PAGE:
Lt. Sickler, Perkins, and I were on the ground observing the Kraut forms to our rear. A grouping of three or four was huddled less than 50 yards from us. I had one grenade left and suggested that I let them have it, but Lt. Sickler told us to let them get closer.

In the midst of the confusion of being surrounded, a lone form staggered toward us calling out names of troopers in our platoon. He fell about 20 yards from Lt. Stickler’s position. We dashed out to help him. 

It was George Thorne, our platoon runner who made it from the Company C.P., several hundred yards back, through the enemy, this had broken through. The ordeal cost him a bullet through the stomach. His message from the company Commander was, “Hold at all costs.”  George had done his duty.

We carried him to the basement of the farmhouse, where he was cared for by our medic. At the time, George’s message from the company headquarters.  Seemed ironic. Since we were surrounded, there was little else to do but continue to hold out.

George Thorne was one of my good buddies. We took jump training together at Benning in April and May of 1944, crossed over on the George Washington troop ship, and joined the 508th as replacements, after the D-Day troopers returned to Nottingham.

This was the last I saw or heard of George. I am still hunting his home state of West Virginia, seeking information about him, with no success.

After what seemed like two hours of intense fire fighting, the Kraut attack waned to a few Intermittent shots followed by a new wave of artillery.  The Krauts to our rear seemed to disappear into the night.

 Lt. Sickler told Perkins and me to go back to our holes while he checked out the rest of the platoon.

The barrage that followed the failed attack was one of the most terrifying that I experienced in Holland or the bulge action. The earth literally trembled and the sound of the in-coming artillery and screaming meemies humbled all on the receiving end.  The pounding lasted for an eternity and every shell sounded as if it would hit my hole. An absurdity of battle would be to live through an all-out attack and then die from a force over which the soldier has no defense other than to lie in a hole and sweat it out. To me, the barrage was the most frightening part of the entire night. My rosary was well used that night.

The early light of morning revealed the heinous carnage of battle. The smell of a still smouldering tank, the dead and dying enemy, the moans of the wounded. One wounded enemy stood up and staggered away into the misty morning, ignoring our offers to help.

Through the early morning fog, we could detect three or four German half-tracks moving around to our front, probably picking up wounded or dead. Dead enemy were to our rear. Some that broke through were victims of their own artillery barrage

.A few unguarded and dazed prisoners milled about the farmyard, probably grateful because, for them, the war was over. One of the troopers asked an English-speaking prisoner about the outcome of the war. He replied that the Allies had the most airplanes, guns and soldiers, but Germany still had Hitler.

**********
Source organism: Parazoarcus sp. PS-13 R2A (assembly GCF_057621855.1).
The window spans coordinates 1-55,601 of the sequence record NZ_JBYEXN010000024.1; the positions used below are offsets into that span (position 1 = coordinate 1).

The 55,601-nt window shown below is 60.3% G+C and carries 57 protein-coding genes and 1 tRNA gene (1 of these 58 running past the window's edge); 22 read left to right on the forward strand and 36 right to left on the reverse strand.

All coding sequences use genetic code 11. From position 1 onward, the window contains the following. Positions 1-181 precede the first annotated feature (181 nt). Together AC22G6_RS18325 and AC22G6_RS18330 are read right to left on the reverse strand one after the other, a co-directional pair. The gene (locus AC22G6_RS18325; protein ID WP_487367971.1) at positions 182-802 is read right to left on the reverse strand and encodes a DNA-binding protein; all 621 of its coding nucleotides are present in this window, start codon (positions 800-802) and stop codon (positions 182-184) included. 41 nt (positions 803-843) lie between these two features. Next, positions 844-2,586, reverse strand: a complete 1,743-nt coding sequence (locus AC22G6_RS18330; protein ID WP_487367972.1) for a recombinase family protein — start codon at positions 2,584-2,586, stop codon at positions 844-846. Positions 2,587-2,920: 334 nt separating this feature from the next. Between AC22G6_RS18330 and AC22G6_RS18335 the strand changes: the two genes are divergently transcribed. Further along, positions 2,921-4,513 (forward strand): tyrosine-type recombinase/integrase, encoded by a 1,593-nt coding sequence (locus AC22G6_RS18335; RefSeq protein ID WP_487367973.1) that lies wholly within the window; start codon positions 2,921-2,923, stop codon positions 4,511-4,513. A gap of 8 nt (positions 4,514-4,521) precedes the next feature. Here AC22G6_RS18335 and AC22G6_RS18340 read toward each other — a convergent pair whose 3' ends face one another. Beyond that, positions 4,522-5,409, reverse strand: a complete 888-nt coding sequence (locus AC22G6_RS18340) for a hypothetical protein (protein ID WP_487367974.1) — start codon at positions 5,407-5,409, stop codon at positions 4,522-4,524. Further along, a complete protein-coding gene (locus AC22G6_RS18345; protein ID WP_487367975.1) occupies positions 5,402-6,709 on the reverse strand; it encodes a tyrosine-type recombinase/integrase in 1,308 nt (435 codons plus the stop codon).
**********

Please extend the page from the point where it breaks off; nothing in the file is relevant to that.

Later in the morning, three of us, Bill McClure, Baker (had a first name but nobody knew it), and I volunteered to go back to the company C.P. for rations. We headed for the C.P. via a path at the edge of a field. 

We passed dead Krauts and our own mines that were rather randomly placed in the field. We walked past a lone haystack and seemed to notice some movement of the hay next to the ground.

Recalling earlier rabbit hunting days in southern Minnesota, I dismissed the moving hay as rabbits nesting.

On the way back to our lines, we passed the same haystack. This time one of us gave the side of the haystack a good jump boot kick.

 Well, the rabbits turned out to be two of Hitler’s invincible SS men who appeared ready to go home to their mothers. In broken English, the one that wore a medic’s armband declared, “So we are American prisoners.” A burp gun and Mauser rifle were also buried under the hay.

Needless to say, they helped carry the rations back to the platoon. 

In 1989, I attended my first reunion with the 508th in Portland, Oregon. Bill McClure and I had fun talking about the haystack incident and wished that Baker would have been there to share that memory, which vividly sticks in my mind.

After the jump in Holland on September 17, 1944, our platoon was shelled, strafed, and shot at by snipers. It wasn’t until the action of the October attack that I could really say I was a combat veteran.

I have always considered it a privilege to have had the opportunity to serve with the other troopers of the 508th.

November 10th, 1944 the entire regiment pulled back to the city of Nijmegen, Holland.The next day we walked 22 miles back to the village of Oss, to get transport back to our new training and reorganisation area. We ended up at Camp Sissonne, France.

I viewed this as a very nice spot where we received replacements and did a lot of heavy training, ready for our next mission.

The village of Sissonne didn’t offer much in the way of recreation although some of the guys would go there and get drunk on the local booze and wine. I preferred the quiet outdoor life.

Some troopers were given passes to Paris and to England.

The best I got was German Prison guard duty to Rhiems, France for the day.

The food at camp Sissonne was O.K. Most of all, we all enjoyed the respite from combat with showers and a bed to sleep in. On Thanksgiving day we had turkey and prayed during church service thanking God that we were still alive.

During this time we had time to write home a lot.

My mother saved every letter that I wrote.